Koznarsky, Michael. "Anesthetics in Field and General Hospitals Of the Confederate States of America." Anesthetics in Field and General Hospitals Of the Confederate States of America. CivilWarInteractive.com, n.d. Web. 13 Mar. 2014.

    McPheeters, William M., Cynthia DeHaven. Pitcock, and Bill J. Gurley. I Acted from Principle: The Civil War Diary of Dr. William M. McPheeters, Confederate Surgeon in the Trans-Mississippi. Fayetteville: University of Arkansas, 2002. Print.

    Maples, Phillip G., and Teresa K. Lehr. " War Medicine and the RCH." Civil War Medicine and The Rochester City Hospital. Rochester General Hospital, n.d. Web. 06 Mar. 2014.

    Munir, Ahsan. " Luminescens." - MicrobeWiki. Professor Jay Lennon, n.d. Web. 13 Mar. 2014.

    Power, John Hatch. Anatomy of the Arteries of the Human Body, Descriptive and Surgical, with the Descriptive Anatomy of the Heart. Philadelphia: J. B. Lippincott &, 1862. Print.

    "Result Filters." National Center for Biotechnology Information. U.S. National Library of Medicine, n.d. Web. 13 Mar. 2014.

    "Quinine." Quinine Medical Facts from Drugs.com. Drugs.com, n.d. Web. 13 Mar. 2014.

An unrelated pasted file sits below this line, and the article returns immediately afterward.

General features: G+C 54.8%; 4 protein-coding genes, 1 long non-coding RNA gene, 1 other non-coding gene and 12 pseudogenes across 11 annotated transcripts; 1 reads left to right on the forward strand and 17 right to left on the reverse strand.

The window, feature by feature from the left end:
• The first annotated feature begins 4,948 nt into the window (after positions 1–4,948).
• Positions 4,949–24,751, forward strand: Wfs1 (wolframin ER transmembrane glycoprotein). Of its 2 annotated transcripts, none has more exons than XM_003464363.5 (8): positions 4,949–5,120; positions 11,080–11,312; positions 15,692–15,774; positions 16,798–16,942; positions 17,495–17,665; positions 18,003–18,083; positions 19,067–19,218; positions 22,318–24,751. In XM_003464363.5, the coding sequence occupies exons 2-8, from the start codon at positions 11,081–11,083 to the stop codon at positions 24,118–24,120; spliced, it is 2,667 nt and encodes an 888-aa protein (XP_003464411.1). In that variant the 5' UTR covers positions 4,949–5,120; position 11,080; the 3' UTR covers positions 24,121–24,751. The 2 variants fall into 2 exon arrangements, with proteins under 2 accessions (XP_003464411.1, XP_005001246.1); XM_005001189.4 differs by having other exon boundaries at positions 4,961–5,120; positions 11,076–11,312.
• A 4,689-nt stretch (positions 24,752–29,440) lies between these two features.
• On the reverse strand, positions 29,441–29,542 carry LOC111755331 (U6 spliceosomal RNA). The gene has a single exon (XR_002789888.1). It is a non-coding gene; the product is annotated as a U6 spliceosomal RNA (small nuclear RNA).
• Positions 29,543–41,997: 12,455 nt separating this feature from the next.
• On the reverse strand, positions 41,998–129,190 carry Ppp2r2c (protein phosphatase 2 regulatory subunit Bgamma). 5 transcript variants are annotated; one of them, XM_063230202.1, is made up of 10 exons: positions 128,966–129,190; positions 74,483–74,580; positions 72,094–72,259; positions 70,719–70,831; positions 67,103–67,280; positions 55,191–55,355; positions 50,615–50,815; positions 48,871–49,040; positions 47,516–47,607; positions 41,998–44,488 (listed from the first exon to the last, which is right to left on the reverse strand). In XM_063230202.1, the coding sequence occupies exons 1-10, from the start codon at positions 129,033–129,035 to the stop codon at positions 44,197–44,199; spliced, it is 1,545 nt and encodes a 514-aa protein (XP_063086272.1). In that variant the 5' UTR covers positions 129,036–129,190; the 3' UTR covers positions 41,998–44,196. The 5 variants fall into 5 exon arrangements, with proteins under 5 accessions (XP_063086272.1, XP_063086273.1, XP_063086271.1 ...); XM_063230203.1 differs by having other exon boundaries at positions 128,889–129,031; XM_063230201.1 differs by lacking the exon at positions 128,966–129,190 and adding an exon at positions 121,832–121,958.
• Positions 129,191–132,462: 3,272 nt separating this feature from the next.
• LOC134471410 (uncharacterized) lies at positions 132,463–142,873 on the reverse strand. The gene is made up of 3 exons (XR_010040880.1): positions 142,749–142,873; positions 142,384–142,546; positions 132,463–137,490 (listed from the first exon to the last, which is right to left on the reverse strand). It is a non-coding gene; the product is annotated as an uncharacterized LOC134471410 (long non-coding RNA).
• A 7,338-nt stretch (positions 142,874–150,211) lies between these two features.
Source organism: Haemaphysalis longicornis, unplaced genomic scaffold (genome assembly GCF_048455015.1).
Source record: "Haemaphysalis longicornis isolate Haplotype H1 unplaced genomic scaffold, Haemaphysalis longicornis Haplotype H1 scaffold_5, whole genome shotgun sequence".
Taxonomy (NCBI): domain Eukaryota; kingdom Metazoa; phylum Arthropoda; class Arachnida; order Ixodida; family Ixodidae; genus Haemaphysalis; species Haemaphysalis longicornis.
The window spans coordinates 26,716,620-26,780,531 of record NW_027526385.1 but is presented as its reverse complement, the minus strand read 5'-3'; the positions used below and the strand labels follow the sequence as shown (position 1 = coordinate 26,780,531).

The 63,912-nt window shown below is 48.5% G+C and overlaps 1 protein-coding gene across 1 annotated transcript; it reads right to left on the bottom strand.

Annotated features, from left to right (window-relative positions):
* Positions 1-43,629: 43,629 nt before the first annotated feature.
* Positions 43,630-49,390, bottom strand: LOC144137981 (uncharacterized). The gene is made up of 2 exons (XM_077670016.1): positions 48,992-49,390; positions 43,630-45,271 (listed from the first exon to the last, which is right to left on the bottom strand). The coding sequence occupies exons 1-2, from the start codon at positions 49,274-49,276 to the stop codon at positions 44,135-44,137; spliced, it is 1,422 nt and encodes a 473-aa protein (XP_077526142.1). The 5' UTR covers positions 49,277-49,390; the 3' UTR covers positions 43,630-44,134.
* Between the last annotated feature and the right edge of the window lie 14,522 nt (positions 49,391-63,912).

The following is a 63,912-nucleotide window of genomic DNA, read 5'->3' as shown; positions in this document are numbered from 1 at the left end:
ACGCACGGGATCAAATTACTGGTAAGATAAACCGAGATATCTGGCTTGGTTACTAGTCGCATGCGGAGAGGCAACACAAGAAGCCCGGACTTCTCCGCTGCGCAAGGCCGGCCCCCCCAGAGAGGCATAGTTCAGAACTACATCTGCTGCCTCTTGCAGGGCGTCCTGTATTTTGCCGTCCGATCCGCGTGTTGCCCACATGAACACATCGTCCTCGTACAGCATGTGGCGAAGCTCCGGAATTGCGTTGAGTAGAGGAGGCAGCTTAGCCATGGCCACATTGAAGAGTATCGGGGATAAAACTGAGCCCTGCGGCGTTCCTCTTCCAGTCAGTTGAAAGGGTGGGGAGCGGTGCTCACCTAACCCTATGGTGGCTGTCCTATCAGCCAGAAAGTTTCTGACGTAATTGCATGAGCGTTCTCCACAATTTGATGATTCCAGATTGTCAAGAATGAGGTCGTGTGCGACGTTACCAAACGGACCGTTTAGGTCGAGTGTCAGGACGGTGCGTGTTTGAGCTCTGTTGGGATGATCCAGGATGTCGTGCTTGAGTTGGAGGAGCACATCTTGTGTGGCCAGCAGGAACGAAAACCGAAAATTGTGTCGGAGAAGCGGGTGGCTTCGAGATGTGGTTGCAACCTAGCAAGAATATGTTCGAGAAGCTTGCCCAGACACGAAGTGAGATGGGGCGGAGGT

Rowe, Chip. "5 Medical Innovations of the Civil War." Mental Floss. Mental Floss, 28 July 2012. Web. 05 Mar. 2014.

    Schmidt, James M., and Guy R. Hasegawa. Years of Change and Suffering: Modern Perspectives on Civil War Medicine. Roseville, MN: Edinborough, 2009. Print.

    Soniak, Matt. "Why Some Civil War Soldiers Glowed in the Dark." Mental Floss. MentalFloss.com, 5th Apr. 2012. Web. 13 Mar. 2014.

    Straubing, Harold Elk. In Hospital and Camp: The Civil War through the Eyes of Its Doctors and Nurses. Harrisburg, PA: Stackpole, 1993. Print.

    "To Bind Up the Nation's Wounds." National Museum of Health and Medicine (NMHM): Medicine During the Civil War. National Museum of Health and Medicine, n.d. Web. 03 Mar. 2014.






Civil War medical tent.